On Jan. 10, 2014, the Food Safety and Inspection Service (FSIS) released its updated Directive 10,240.4, Rev. 3, entitled: “Verification Activities for the Listeria monocytogenes (Lm) Regulation and the Ready-To-Eat (RTE) Sampling Program.”

In conjunction with the directive, FSIS also posted its revised Compliance Guideline: “Controlling Listeria monocytogenes in Post-lethality Exposed Ready-to-Eat Meat and Poultry Products” (Guideline) and “Resource 1 - Chart of RTE vs. NRTE Products.”

Although the directive is similar to the previous version, there are three changes of note:

First, the directive incorporates instructions for collecting samples under the agency’s new RTEPROD sampling project. In 2013, FSIS eliminated the random ALLRTE and RTE001 sampling projects and created two new sampling projects: RTEPROD_RISK for post-lethality exposed RTE products selected according to risk posed, and RTEPROD_RAND for both post-lethality exposed and non-post-lethality exposed RTE products randomly selected.

Second, the directive instructs inspectors to ensure an establishment holds all product implicated by a product sample as required by regulations. In this regard, the directive provides guidance to the inspector on how an establishment can support its definition of the implicated lot. For Lm, the lot will include all product run over common food contact surfaces, “clean-up to clean-up.” However, the amount of product implicated could be expanded if there is potential cross-contamination between lines, e.g., shared personnel, utensils, or brine. In addition, the lot could be expanded if common RTE raw materials are used across multiple lines or production days. Finally, the inspector should consider whether ingredients, such as black pepper or other spices, are added to the RTE product post-lethality. As always, it is advisable for the establishment to come to an understanding as to what product could be implicated before a sample is taken.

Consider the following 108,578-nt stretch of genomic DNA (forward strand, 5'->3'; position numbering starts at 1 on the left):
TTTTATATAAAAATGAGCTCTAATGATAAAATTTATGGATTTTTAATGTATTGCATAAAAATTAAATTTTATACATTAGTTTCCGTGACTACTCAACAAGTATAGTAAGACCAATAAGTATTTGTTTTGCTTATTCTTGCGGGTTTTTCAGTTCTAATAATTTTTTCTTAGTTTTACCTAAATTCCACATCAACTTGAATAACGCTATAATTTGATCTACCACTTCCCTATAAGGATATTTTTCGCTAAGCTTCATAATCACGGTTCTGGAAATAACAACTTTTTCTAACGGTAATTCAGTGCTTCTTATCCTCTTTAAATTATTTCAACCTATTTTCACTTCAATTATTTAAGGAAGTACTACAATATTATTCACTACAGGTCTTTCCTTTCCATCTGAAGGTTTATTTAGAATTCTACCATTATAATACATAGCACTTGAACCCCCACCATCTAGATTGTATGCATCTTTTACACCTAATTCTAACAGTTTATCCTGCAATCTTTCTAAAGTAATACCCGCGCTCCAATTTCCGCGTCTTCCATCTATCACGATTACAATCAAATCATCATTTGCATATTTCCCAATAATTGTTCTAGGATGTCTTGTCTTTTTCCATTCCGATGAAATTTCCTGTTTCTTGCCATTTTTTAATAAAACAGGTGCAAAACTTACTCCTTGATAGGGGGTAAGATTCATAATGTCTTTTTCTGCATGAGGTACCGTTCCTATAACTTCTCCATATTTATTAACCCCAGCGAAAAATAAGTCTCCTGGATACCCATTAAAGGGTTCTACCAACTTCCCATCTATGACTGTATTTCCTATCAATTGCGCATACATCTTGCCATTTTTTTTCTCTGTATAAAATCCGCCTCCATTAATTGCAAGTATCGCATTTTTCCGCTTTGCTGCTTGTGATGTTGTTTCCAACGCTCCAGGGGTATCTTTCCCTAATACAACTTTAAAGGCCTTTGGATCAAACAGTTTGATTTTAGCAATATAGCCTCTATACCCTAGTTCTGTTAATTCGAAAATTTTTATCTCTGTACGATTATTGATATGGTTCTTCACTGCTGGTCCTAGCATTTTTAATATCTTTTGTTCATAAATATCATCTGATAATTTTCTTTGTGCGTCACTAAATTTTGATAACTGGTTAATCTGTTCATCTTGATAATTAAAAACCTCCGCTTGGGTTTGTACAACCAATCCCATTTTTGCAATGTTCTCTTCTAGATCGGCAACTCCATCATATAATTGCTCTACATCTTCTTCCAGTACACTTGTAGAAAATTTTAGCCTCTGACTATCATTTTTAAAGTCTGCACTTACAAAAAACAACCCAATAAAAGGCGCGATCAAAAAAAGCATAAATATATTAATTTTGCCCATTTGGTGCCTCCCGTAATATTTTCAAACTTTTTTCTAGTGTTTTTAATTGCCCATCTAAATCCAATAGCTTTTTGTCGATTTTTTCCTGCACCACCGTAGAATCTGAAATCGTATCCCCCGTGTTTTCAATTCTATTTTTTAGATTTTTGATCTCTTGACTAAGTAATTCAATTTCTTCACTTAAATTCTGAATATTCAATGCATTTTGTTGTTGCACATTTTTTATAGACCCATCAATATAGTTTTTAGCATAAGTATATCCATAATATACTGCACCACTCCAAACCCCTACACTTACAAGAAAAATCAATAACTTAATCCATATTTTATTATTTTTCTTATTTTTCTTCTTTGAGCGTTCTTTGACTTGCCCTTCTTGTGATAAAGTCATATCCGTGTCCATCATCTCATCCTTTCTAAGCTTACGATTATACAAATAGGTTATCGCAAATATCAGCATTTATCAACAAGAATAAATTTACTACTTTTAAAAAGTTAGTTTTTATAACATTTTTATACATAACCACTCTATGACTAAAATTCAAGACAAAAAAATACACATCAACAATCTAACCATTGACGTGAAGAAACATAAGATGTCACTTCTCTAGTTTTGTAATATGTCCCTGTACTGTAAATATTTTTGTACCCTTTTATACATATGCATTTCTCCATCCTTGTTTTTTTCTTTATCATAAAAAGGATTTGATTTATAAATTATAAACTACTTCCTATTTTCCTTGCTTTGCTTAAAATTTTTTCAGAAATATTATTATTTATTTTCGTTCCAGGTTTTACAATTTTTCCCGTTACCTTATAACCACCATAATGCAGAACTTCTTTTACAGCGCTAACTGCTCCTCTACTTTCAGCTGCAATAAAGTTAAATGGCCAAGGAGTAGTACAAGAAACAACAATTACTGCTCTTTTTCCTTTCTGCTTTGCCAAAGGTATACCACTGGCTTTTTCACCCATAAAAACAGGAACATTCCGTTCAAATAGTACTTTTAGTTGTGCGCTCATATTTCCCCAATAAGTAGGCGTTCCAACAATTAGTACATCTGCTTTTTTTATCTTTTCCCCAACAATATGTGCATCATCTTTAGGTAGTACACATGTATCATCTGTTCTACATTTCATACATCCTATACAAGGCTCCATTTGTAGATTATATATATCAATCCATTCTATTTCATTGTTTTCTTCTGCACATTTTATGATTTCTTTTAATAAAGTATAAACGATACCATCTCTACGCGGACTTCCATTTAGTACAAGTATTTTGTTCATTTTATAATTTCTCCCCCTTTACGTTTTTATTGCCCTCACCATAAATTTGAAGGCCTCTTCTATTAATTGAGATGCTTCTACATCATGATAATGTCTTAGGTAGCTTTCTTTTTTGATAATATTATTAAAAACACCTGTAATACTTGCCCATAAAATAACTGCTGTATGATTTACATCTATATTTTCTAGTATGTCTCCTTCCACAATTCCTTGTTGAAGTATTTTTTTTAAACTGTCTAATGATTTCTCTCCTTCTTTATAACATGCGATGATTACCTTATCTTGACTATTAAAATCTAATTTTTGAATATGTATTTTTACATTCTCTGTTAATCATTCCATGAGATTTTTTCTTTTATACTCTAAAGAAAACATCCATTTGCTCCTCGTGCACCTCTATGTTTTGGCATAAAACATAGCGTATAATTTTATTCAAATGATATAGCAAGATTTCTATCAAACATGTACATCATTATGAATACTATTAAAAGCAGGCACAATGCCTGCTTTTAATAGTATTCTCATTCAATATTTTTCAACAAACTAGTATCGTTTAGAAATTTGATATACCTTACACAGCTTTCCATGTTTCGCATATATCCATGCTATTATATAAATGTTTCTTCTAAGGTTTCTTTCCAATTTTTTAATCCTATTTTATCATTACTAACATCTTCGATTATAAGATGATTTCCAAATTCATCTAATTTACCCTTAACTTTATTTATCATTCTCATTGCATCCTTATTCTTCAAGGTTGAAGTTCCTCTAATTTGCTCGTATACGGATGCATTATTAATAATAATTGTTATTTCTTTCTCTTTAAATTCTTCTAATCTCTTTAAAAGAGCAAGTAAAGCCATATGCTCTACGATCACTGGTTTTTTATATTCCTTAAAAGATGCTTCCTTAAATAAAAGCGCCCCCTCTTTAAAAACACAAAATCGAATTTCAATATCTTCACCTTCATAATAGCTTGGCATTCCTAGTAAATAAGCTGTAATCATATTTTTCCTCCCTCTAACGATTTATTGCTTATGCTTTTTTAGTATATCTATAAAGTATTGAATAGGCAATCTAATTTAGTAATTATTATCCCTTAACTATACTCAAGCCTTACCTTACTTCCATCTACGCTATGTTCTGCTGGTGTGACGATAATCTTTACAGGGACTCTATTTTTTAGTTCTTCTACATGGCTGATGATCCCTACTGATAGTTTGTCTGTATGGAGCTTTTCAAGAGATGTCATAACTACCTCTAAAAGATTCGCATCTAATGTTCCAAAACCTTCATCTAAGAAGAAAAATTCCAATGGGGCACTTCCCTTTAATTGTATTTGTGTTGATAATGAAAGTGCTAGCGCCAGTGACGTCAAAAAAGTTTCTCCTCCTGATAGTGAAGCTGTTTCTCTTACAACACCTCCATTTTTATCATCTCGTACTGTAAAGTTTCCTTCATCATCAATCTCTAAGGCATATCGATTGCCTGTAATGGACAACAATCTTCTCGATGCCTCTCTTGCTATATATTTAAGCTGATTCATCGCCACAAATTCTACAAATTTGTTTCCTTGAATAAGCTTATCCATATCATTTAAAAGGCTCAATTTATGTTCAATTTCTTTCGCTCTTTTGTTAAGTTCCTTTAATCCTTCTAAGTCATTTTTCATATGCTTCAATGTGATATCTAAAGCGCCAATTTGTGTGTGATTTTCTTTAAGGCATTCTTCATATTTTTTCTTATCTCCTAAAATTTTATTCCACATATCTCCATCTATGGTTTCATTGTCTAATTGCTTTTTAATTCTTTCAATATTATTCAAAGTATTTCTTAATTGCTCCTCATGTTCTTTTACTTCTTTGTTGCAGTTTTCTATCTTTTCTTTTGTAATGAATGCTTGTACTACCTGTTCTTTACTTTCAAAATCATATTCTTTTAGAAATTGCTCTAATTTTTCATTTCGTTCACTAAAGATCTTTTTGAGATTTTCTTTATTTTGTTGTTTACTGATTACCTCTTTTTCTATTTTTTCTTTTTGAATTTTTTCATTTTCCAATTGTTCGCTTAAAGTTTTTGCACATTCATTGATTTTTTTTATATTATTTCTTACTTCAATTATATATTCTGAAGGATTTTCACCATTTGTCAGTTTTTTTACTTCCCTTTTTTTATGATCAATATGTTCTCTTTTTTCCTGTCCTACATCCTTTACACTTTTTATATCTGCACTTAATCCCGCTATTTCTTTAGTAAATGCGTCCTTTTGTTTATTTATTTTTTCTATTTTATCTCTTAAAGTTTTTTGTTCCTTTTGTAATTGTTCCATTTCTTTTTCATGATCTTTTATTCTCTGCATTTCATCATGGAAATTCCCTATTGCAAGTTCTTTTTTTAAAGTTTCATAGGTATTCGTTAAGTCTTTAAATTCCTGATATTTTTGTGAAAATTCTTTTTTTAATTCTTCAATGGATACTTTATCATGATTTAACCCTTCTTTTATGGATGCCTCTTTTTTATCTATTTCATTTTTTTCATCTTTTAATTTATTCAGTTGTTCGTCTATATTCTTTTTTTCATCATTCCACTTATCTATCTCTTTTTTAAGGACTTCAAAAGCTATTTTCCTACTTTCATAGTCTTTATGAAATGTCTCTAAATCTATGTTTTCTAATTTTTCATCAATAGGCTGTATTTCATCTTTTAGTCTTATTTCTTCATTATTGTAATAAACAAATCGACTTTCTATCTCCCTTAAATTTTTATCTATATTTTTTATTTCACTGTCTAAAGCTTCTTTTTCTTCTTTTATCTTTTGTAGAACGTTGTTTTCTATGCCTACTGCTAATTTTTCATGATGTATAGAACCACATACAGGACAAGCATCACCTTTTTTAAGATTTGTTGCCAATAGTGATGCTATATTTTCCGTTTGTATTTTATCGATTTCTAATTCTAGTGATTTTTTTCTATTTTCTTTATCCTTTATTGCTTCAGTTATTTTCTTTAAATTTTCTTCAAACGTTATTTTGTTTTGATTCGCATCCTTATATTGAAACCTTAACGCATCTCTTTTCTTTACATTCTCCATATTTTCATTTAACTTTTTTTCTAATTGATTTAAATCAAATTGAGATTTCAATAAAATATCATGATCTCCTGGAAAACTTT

Third, the directive formalizes agency policy that if an establishment changes its routine practices, without justification, in advance of FSIS sampling, FSIS may provide less than one days notice.

In the Compliance Guideline and Resource 1, FSIS provides updated guidance on the types of products that may be labeled as not ready-to-eat (NRTE). If a product is NRTE, it is not subject to Lm testing.

According to the guideline, certain products, such as hams or meat casseroles, that receive a full heat lethality nonetheless may be considered NRTE if the product meets certain criteria:

  • There is no standard of identity defining the product as RTE, such as 9 CFR § 319.180 “cooked sausage,” and
  • The common or usual name of the product is not ordinarily understood to apply to an RTE product.
  • If the product can be designated as NRTE under the criteria above, the establishment also must meet certain labeling requirements:
  • The principal display panel of the label must indicate the product is NRTE through the use of terms such as “cook and eat,” “cook and serve,” or “cook thoroughly;”
  • The label must bear the Safe Handling Instruction panel;
  • The label provides cooking instructions (not “heating instructions”), including the minimum internal temperature to be achieved for the product to be deemed “cooked;” while specific cooking instructions are not required for NRTE products, FSIS highly recommends that validated cooking instructions be provided for NRTE products that appear RTE; and
  • The Nutrition Facts declarations must be on a ready-to-cook basis and not on a ready-to-serve basis.

 Finally, the HACCP category must match the product: “It is FSIS’s expectation that products in the fully cooked – not shelf stable category will be considered RTE.”